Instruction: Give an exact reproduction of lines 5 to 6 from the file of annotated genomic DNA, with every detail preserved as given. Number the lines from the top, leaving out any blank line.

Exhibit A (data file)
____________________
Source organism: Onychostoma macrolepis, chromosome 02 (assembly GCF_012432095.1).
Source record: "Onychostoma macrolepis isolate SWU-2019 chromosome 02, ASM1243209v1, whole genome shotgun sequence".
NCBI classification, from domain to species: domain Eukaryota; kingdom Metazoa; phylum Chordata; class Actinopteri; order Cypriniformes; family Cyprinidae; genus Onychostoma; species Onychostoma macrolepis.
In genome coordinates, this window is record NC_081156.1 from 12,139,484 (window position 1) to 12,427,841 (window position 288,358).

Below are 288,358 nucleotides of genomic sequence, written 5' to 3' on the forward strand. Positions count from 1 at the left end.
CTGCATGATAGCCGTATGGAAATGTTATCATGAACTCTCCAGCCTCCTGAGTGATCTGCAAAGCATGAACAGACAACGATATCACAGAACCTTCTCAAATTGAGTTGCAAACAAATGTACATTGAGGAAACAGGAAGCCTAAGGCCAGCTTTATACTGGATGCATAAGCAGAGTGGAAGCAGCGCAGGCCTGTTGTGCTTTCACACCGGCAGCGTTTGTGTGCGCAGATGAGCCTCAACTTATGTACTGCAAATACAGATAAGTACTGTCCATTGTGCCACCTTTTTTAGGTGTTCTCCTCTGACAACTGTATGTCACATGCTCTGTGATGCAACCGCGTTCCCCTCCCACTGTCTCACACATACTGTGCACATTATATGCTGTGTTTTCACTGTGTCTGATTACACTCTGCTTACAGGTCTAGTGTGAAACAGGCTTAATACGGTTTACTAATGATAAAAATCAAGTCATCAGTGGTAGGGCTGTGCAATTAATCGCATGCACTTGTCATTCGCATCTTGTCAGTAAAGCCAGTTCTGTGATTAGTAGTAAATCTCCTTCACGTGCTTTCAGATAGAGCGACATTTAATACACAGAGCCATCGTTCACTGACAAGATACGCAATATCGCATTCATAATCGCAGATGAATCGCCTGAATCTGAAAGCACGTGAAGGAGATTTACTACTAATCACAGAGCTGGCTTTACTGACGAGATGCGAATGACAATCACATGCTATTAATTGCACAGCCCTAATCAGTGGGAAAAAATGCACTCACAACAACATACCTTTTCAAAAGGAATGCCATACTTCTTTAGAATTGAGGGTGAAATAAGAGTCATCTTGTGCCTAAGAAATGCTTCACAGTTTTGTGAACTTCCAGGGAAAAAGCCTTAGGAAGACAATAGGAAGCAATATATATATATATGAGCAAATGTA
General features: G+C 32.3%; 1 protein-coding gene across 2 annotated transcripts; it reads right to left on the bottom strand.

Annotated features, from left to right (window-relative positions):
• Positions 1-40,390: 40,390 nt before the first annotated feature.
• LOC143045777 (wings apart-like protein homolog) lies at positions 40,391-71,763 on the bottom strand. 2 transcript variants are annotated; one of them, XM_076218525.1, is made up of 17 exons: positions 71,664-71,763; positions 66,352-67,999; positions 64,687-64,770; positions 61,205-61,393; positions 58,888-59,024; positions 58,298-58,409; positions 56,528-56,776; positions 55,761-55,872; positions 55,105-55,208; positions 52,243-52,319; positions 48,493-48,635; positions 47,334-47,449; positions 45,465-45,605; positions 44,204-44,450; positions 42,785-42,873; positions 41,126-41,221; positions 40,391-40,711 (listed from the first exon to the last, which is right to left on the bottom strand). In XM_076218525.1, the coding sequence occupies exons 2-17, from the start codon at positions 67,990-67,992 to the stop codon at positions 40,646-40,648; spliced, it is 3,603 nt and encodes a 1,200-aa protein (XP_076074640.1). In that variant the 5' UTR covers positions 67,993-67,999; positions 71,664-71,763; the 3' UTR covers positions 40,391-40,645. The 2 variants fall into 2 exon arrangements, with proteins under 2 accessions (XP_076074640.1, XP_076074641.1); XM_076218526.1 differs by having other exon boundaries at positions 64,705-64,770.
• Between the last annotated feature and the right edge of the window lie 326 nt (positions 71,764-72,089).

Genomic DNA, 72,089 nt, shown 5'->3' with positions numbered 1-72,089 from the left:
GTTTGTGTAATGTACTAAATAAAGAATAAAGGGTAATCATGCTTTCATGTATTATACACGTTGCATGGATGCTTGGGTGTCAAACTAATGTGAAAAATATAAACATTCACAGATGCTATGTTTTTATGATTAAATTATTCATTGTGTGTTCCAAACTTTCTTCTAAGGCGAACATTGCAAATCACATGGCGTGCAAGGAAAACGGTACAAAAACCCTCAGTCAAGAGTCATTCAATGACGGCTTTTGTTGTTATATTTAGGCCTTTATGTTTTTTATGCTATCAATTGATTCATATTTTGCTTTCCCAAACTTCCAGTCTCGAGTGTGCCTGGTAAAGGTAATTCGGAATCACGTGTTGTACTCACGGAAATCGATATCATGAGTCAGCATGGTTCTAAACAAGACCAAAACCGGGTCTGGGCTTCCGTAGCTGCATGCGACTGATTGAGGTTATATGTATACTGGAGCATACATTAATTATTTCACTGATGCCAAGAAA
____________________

Below are 288,358 nucleotides of genomic sequence, written 5' to 3' on the forward strand. Positions count from 1 at the left end.
CTGCATGATAGCCGTATGGAAATGTTATCATGAACTCTCCAGCCTCCTGAGTGATCTGCAAAGCATGAACAGACAACGATATCACAGAACCTTCTCAAATTGAGTTGCAAACAAATGTACATTGAGGAAACAGGAAGCCTAAGGCCAGCTTTATACTGGATGCATAAGCAGAGTGGAAGCAGCGCAGGCCTGTTGTGCTTTCACACCGGCAGCGTTTGTGTGCGCAGATGAGCCTCAACTTATGTACTGCAAATACAGATAAGTACTGTCCATTGTGCCACCTTTTTTAGGTGTTCTCCTCTGACAACTGTATGTCACATGCTCTGTGATGCAACCGCGTTCCCCTCCCACTGTCTCACACATACTGTGCACATTATATGCTGTGTTTTCACTGTGTCTGATTACACTCTGCTTACAGGTCTAGTGTGAAACAGGCTTAATACGGTTTACTAATGATAAAAATCAAGTCATCAGTGGTAGGGCTGTGCAATTAATCGCATGCACTTGTCATTCGCATCTTGTCAGTAAAGCCAGTTCTGTGATTAGTAGTAAATCTCCTTCACGTGCTTTCAGATAGAGCGACATTTAATACACAGAGCCATCGTTCACTGACAAGATACGCAATATCGCATTCATAATCGCAGATGAATCGCCTGAATCTGAAAGCACGTGAAGGAGATTTACTACTAATCACAGAGCTGGCTTTACTGACGAGATGCGAATGACAATCACATGCTATTAATTGCACAGCCCTAATCAGTGGGAAAAAATGCACTCACAACAACATACCTTTTCAAAAGGAATGCCATACTTCTTTAGAATTGAGGGTGAAATAAGAGTCATCTTGTGCCTAAGAAATGCTTCACAGTTTTGTGAACTTCCAGGGAAAAAGCCTTAGGAAGACAATAGGAAGCAATATATATATATATGAGCAAATGTA